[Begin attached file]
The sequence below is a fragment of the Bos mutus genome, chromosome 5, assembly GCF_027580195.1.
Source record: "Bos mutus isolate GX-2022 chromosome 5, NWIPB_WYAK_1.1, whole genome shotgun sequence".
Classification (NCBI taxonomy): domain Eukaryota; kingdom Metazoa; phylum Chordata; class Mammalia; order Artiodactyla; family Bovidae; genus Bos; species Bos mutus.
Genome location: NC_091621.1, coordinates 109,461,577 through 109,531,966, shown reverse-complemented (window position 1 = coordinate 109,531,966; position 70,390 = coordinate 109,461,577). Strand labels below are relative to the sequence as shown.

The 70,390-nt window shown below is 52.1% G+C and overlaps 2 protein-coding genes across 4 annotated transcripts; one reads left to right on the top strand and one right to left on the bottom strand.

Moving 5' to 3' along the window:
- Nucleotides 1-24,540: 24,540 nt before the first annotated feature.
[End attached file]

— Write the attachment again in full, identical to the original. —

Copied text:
The sequence below is a fragment of the Bos mutus genome, chromosome 5, assembly GCF_027580195.1.
Source record: "Bos mutus isolate GX-2022 chromosome 5, NWIPB_WYAK_1.1, whole genome shotgun sequence".
Classification (NCBI taxonomy): domain Eukaryota; kingdom Metazoa; phylum Chordata; class Mammalia; order Artiodactyla; family Bovidae; genus Bos; species Bos mutus.
Genome location: NC_091621.1, coordinates 109,461,577 through 109,531,966, shown reverse-complemented (window position 1 = coordinate 109,531,966; position 70,390 = coordinate 109,461,577). Strand labels below are relative to the sequence as shown.

The 70,390-nt window shown below is 52.1% G+C and overlaps 2 protein-coding genes across 4 annotated transcripts; one reads left to right on the top strand and one right to left on the bottom strand.

Moving 5' to 3' along the window:
- Nucleotides 1-24,540: 24,540 nt before the first annotated feature.